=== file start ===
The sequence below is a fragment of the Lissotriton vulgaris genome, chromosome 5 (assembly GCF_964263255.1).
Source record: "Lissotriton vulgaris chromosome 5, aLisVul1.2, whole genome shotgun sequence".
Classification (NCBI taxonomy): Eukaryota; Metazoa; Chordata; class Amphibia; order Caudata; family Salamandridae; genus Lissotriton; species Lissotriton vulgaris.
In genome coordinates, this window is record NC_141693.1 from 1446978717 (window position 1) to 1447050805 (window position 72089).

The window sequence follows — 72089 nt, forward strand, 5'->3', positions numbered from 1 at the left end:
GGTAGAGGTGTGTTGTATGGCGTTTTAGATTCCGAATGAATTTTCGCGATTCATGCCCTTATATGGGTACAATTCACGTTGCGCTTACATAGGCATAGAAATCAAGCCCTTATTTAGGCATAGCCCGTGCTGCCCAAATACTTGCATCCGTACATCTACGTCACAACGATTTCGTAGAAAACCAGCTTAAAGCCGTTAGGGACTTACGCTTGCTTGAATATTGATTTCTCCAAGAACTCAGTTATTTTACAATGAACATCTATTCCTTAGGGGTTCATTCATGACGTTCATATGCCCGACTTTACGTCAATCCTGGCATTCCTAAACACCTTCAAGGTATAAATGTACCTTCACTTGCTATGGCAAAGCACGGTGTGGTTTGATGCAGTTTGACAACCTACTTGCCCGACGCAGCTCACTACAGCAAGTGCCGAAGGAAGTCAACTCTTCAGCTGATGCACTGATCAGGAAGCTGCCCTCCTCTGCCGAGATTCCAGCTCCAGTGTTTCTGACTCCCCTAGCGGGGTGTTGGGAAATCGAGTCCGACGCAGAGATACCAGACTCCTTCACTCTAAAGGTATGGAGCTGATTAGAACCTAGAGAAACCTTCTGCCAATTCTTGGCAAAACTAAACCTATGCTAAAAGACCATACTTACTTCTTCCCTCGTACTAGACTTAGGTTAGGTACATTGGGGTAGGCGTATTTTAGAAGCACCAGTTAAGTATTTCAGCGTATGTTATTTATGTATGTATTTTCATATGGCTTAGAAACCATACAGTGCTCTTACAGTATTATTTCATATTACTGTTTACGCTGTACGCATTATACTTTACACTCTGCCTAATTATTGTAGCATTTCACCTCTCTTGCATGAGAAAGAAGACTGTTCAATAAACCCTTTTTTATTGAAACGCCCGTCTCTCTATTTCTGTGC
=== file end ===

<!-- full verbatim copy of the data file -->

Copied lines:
The sequence below is a fragment of the Lissotriton vulgaris genome, chromosome 5 (assembly GCF_964263255.1).
Source record: "Lissotriton vulgaris chromosome 5, aLisVul1.2, whole genome shotgun sequence".
Classification (NCBI taxonomy): Eukaryota; Metazoa; Chordata; class Amphibia; order Caudata; family Salamandridae; genus Lissotriton; species Lissotriton vulgaris.
In genome coordinates, this window is record NC_141693.1 from 1446978717 (window position 1) to 1447050805 (window position 72089).

The window sequence follows — 72089 nt, forward strand, 5'->3', positions numbered from 1 at the left end:
GGTAGAGGTGTGTTGTATGGCGTTTTAGATTCCGAATGAATTTTCGCGATTCATGCCCTTATATGGGTACAATTCACGTTGCGCTTACATAGGCATAGAAATCAAGCCCTTATTTAGGCATAGCCCGTGCTGCCCAAATACTTGCATCCGTACATCTACGTCACAACGATTTCGTAGAAAACCAGCTTAAAGCCGTTAGGGACTTACGCTTGCTTGAATATTGATTTCTCCAAGAACTCAGTTATTTTACAATGAACATCTATTCCTTAGGGGTTCATTCATGACGTTCATATGCCCGACTTTACGTCAATCCTGGCATTCCTAAACACCTTCAAGGTATAAATGTACCTTCACTTGCTATGGCAAAGCACGGTGTGGTTTGATGCAGTTTGACAACCTACTTGCCCGACGCAGCTCACTACAGCAAGTGCCGAAGGAAGTCAACTCTTCAGCTGATGCACTGATCAGGAAGCTGCCCTCCTCTGCCGAGATTCCAGCTCCAGTGTTTCTGACTCCCCTAGCGGGGTGTTGGGAAATCGAGTCCGACGCAGAGATACCAGACTCCTTCACTCTAAAGGTATGGAGCTGATTAGAACCTAGAGAAACCTTCTGCCAATTCTTGGCAAAACTAAACCTATGCTAAAAGACCATACTTACTTCTTCCCTCGTACTAGACTTAGGTTAGGTACATTGGGGTAGGCGTATTTTAGAAGCACCAGTTAAGTATTTCAGCGTATGTTATTTATGTATGTATTTTCATATGGCTTAGAAACCATACAGTGCTCTTACAGTATTATTTCATATTACTGTTTACGCTGTACGCATTATACTTTACACTCTGCCTAATTATTGTAGCATTTCACCTCTCTTGCATGAGAAAGAAGACTGTTCAATAAACCCTTTTTTATTGAAACGCCCGTCTCTCTATTTCTGTGC